Back to Motorcycling Part 3 — Gear and Gear Shifting: Protection and Education

This is the third in a series of articles about getting back into riding after a long hiatus. Part 1 of the series can be found here. The second installment of the series can be found here.

Since I’ve got a wife and wonderful seven-year-old daughter, and since riding a motorcycle isn’t deemed by the people I know as the safest pastime I can indulge in, I decided early on to do everything that I can possibly do to prevent the separation of me from my motorcycle in an unwanted fashion. Even if this is to occur, I also want to make sure that I have more-than-adequate protection. Lastly and most importantly, I’ve committed myself to getting the best education and training I can, and to continue this training in an ongoing manner as long as I continue to ride.

Time to get some gear and get educated.

I looked into training schools sponsored by the Motorcycle Safety Foundation, and most said that they would provide helmets, but I would need to have gloves, a suitable jacket, pants and boots. I figured that with minimal effort I could cobble together an outfit that would “pass”, but that path didn’t feel right to me. I decided to purchase the equipment that I would begin riding with immediately. I would have plenty to do and think about during my first few thousand miles, and I wanted to have the equipment that I would be using initially. I felt the need for commitment to the process from the time I first threw a leg back over a seat.

Read the book

The first thing I did was purchase a bunch of Motorcycle magazines, and then after perusing the racks at the local Border’s Books, I bought The Complete Idiot’s Guide to Motorcycles — Third Edition – by Darwin Holmstrom and Charles Everitt. Both of these writers are contributors to Motorcyclist Magazine (which I now subscribe to). I cannot say enough about this book. I have referred to it again and again for advice on gear, schools, riding technique and bike purchasing, and rarely ventured anywhere near the outside limits of their advice.

Continue reading

Back to Motorcycling Part 3 — Gear and Gear Shifting: Protection and Education

This is the third in a series of articles about getting back into riding after a long hiatus. Part 1 of the series can be found here. The second installment of the series can be found here.

Since I’ve got a wife and wonderful seven-year-old daughter, and since riding a motorcycle isn’t deemed by the people I know as the safest pastime I can indulge in, I decided early on to do everything that I can possibly do to prevent the separation of me from my motorcycle in an unwanted fashion. Even if this is to occur, I also want to make sure that I have more-than-adequate protection. Lastly and most importantly, I’ve committed myself to getting the best education and training I can, and to continue this training in an ongoing manner as long as I continue to ride.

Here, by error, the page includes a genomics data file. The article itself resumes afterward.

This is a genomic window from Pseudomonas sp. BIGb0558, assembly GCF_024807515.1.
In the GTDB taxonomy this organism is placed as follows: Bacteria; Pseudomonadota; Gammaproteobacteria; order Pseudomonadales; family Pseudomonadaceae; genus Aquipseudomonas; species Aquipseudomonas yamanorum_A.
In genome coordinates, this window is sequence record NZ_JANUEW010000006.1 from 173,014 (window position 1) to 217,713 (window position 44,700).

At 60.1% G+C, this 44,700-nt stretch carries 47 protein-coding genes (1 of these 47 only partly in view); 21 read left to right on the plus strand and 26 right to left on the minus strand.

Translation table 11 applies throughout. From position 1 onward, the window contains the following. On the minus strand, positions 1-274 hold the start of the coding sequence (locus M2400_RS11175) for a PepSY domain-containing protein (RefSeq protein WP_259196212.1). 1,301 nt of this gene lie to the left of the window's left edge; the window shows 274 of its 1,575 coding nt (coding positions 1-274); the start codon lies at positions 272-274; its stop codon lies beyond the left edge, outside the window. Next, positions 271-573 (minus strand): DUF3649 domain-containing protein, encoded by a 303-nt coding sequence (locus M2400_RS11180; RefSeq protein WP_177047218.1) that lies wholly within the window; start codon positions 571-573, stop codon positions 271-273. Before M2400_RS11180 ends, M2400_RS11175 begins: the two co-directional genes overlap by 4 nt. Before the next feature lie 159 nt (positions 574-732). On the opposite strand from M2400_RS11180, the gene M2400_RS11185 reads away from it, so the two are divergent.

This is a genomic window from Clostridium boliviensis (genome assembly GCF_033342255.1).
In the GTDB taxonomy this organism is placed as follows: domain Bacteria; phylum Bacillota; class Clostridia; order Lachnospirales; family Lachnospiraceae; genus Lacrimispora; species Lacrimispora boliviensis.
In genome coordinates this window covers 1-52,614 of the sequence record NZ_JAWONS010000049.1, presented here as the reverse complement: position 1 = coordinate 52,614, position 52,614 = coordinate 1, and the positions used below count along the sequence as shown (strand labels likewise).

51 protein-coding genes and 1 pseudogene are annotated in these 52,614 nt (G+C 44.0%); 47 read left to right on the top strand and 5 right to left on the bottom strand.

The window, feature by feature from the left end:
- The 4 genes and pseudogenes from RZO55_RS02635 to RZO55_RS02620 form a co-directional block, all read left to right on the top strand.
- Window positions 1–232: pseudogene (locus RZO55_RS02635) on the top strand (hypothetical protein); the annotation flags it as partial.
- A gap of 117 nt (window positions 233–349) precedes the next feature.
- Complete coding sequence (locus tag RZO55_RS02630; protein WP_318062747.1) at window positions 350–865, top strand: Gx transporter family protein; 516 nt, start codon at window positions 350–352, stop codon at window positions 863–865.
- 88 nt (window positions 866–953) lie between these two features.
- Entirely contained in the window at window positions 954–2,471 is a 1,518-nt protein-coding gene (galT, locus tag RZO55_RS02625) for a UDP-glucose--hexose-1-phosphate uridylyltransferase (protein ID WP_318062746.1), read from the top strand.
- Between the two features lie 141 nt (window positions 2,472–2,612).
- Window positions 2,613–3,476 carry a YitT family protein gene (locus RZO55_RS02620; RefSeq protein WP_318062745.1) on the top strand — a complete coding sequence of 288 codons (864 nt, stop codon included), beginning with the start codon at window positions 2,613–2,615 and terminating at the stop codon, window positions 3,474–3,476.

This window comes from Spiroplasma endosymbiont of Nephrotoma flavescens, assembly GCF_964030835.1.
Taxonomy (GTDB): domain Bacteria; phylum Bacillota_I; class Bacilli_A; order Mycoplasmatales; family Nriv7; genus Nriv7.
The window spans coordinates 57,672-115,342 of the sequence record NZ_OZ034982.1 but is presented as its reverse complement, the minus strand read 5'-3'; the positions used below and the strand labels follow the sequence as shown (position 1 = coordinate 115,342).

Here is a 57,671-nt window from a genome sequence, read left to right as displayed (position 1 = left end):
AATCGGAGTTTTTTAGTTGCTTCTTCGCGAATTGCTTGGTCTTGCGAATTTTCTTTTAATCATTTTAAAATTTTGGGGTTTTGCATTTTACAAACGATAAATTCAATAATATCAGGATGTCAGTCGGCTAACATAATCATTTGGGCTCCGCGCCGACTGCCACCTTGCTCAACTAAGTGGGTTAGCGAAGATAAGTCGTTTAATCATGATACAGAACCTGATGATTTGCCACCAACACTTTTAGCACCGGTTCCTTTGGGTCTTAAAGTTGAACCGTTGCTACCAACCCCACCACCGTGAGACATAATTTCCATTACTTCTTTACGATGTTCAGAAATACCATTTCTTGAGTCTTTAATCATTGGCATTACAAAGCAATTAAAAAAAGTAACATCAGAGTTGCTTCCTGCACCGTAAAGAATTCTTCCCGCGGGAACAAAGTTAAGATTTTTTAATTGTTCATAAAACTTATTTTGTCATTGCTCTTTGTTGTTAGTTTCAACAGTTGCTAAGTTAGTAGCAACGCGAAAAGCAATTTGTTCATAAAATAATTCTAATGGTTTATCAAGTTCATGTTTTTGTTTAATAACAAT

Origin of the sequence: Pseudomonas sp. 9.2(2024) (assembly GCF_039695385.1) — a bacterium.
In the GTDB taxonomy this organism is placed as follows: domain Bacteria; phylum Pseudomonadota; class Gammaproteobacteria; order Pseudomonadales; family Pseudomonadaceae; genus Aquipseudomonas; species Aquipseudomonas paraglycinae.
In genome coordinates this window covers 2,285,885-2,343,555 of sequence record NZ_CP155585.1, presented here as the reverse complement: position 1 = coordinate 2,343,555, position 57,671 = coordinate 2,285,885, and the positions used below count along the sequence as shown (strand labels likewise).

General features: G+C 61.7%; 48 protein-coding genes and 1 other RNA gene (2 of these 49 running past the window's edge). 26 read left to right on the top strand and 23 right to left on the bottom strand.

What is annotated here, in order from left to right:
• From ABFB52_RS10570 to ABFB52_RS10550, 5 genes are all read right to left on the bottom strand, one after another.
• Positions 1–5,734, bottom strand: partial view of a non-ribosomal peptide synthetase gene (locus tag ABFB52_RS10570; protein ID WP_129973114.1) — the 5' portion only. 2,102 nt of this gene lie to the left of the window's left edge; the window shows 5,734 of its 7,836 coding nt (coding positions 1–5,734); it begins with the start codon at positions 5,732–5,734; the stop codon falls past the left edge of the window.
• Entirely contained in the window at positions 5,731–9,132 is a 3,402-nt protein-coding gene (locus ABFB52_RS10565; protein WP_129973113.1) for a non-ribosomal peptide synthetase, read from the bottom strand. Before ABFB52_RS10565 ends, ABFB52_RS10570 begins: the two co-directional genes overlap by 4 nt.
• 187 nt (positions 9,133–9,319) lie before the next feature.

Time to get some gear and get educated.

I looked into training schools sponsored by the Motorcycle Safety Foundation, and most said that they would provide helmets, but I would need to have gloves, a suitable jacket, pants and boots. I figured that with minimal effort I could cobble together an outfit that would “pass”, but that path didn’t feel right to me. I decided to purchase the equipment that I would begin riding with immediately. I would have plenty to do and think about during my first few thousand miles, and I wanted to have the equipment that I would be using initially. I felt the need for commitment to the process from the time I first threw a leg back over a seat.

Read the book

The first thing I did was purchase a bunch of Motorcycle magazines, and then after perusing the racks at the local Border’s Books, I bought The Complete Idiot’s Guide to Motorcycles — Third Edition – by Darwin Holmstrom and Charles Everitt. Both of these writers are contributors to Motorcyclist Magazine (which I now subscribe to). I cannot say enough about this book. I have referred to it again and again for advice on gear, schools, riding technique and bike purchasing, and rarely ventured anywhere near the outside limits of their advice.

Continue reading